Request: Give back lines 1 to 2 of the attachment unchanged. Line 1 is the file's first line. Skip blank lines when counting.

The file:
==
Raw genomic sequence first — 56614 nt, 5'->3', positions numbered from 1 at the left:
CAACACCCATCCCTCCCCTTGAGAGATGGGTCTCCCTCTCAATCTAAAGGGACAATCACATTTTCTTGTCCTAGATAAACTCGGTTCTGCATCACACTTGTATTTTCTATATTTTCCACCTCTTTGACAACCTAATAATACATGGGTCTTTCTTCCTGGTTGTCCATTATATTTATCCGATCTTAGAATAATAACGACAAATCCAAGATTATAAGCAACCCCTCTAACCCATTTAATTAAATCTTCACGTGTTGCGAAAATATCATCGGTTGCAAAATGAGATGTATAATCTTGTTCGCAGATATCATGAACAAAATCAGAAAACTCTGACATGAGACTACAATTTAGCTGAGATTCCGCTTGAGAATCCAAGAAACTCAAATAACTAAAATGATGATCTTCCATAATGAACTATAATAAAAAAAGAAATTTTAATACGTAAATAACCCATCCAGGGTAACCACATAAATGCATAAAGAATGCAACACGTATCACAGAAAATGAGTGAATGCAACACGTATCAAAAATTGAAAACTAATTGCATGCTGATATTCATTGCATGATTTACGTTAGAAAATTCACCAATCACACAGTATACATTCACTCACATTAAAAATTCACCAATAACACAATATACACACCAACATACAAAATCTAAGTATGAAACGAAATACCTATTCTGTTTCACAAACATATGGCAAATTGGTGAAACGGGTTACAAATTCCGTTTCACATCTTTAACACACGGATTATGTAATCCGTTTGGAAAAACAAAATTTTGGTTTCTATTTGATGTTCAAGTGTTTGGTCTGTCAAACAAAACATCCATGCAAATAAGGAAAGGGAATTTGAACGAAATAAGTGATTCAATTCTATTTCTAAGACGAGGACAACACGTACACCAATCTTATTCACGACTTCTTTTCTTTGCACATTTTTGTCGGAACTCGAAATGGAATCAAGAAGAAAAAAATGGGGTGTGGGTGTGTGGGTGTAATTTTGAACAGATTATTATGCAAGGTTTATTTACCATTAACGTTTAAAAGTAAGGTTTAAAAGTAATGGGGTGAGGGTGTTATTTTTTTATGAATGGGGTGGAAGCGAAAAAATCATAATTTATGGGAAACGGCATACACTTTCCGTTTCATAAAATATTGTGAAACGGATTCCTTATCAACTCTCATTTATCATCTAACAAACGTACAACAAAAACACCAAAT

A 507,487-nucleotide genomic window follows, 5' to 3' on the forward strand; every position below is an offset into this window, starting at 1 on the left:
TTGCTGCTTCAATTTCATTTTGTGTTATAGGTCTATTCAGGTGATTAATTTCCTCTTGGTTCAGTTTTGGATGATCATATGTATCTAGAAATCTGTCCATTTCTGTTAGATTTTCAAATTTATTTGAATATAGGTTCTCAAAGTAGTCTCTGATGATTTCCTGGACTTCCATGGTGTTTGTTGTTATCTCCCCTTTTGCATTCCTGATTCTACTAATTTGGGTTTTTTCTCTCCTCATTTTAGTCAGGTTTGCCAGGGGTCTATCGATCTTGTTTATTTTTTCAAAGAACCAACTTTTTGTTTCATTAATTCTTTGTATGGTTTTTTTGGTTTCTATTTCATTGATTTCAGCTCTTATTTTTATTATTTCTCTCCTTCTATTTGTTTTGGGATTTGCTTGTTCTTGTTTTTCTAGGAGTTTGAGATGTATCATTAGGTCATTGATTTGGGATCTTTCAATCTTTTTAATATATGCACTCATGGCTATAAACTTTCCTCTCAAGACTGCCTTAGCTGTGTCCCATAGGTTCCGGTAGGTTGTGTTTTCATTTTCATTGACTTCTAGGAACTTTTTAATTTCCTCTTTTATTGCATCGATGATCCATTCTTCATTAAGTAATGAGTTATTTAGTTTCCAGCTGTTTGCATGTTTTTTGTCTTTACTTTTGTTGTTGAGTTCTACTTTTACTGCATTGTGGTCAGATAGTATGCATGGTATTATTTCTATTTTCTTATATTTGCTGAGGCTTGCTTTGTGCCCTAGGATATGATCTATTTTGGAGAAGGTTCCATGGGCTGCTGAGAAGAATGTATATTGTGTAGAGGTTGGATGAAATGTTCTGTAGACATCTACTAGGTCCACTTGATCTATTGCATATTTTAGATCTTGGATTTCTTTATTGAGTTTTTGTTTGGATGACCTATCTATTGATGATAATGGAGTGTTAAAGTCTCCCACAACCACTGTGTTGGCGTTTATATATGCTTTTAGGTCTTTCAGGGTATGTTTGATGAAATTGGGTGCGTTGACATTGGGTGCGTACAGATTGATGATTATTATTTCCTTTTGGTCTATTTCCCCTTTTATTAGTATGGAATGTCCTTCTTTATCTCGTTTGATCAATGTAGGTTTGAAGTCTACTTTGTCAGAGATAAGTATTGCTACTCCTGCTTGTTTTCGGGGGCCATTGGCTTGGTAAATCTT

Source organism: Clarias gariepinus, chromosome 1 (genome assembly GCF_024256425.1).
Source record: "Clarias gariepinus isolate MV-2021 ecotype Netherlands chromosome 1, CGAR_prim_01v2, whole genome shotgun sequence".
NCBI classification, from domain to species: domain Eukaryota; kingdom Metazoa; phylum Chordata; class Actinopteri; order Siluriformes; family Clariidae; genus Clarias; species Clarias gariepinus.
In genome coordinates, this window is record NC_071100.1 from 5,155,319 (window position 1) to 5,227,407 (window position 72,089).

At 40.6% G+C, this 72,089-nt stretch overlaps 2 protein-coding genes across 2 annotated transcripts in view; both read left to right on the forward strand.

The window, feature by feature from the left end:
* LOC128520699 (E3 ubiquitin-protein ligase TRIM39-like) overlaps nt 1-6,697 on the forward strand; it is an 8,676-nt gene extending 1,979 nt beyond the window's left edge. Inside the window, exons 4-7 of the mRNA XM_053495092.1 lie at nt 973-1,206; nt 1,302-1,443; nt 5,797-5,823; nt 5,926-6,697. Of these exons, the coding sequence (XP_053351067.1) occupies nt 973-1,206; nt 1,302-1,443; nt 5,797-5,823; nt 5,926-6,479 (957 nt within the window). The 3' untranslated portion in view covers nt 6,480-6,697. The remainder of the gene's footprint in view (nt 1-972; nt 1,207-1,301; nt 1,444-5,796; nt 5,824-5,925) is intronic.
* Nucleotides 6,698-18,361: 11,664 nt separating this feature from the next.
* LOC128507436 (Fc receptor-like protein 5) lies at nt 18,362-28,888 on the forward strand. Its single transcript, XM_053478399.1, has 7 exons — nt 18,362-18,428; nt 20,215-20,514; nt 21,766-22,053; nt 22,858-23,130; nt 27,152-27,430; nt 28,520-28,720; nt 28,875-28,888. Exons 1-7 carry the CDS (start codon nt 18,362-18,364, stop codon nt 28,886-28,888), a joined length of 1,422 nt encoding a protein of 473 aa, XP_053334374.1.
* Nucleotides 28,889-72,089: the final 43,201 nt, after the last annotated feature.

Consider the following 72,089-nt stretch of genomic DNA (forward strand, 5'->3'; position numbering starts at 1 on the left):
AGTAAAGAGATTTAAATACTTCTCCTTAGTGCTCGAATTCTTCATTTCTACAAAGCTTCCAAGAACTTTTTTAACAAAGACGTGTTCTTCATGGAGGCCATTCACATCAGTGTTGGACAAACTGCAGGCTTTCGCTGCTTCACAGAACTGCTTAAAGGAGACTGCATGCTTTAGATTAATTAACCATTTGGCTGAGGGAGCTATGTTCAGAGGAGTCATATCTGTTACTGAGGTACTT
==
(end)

Raw genomic sequence first — 56614 nt, 5'->3', positions numbered from 1 at the left:
CAACACCCATCCCTCCCCTTGAGAGATGGGTCTCCCTCTCAATCTAAAGGGACAATCACATTTTCTTGTCCTAGATAAACTCGGTTCTGCATCACACTTGTATTTTCTATATTTTCCACCTCTTTGACAACCTAATAATACATGGGTCTTTCTTCCTGGTTGTCCATTATATTTATCCGATCTTAGAATAATAACGACAAATCCAAGATTATAAGCAACCCCTCTAACCCATTTAATTAAATCTTCACGTGTTGCGAAAATATCATCGGTTGCAAAATGAGATGTATAATCTTGTTCGCAGATATCATGAACAAAATCAGAAAACTCTGACATGAGACTACAATTTAGCTGAGATTCCGCTTGAGAATCCAAGAAACTCAAATAACTAAAATGATGATCTTCCATAATGAACTATAATAAAAAAAGAAATTTTAATACGTAAATAACCCATCCAGGGTAACCACATAAATGCATAAAGAATGCAACACGTATCACAGAAAATGAGTGAATGCAACACGTATCAAAAATTGAAAACTAATTGCATGCTGATATTCATTGCATGATTTACGTTAGAAAATTCACCAATCACACAGTATACATTCACTCACATTAAAAATTCACCAATAACACAATATACACACCAACATACAAAATCTAAGTATGAAACGAAATACCTATTCTGTTTCACAAACATATGGCAAATTGGTGAAACGGGTTACAAATTCCGTTTCACATCTTTAACACACGGATTATGTAATCCGTTTGGAAAAACAAAATTTTGGTTTCTATTTGATGTTCAAGTGTTTGGTCTGTCAAACAAAACATCCATGCAAATAAGGAAAGGGAATTTGAACGAAATAAGTGATTCAATTCTATTTCTAAGACGAGGACAACACGTACACCAATCTTATTCACGACTTCTTTTCTTTGCACATTTTTGTCGGAACTCGAAATGGAATCAAGAAGAAAAAAATGGGGTGTGGGTGTGTGGGTGTAATTTTGAACAGATTATTATGCAAGGTTTATTTACCATTAACGTTTAAAAGTAAGGTTTAAAAGTAATGGGGTGAGGGTGTTATTTTTTTATGAATGGGGTGGAAGCGAAAAAATCATAATTTATGGGAAACGGCATACACTTTCCGTTTCATAAAATATTGTGAAACGGATTCCTTATCAACTCTCATTTATCATCTAACAAACGTACAACAAAAACACCAAAT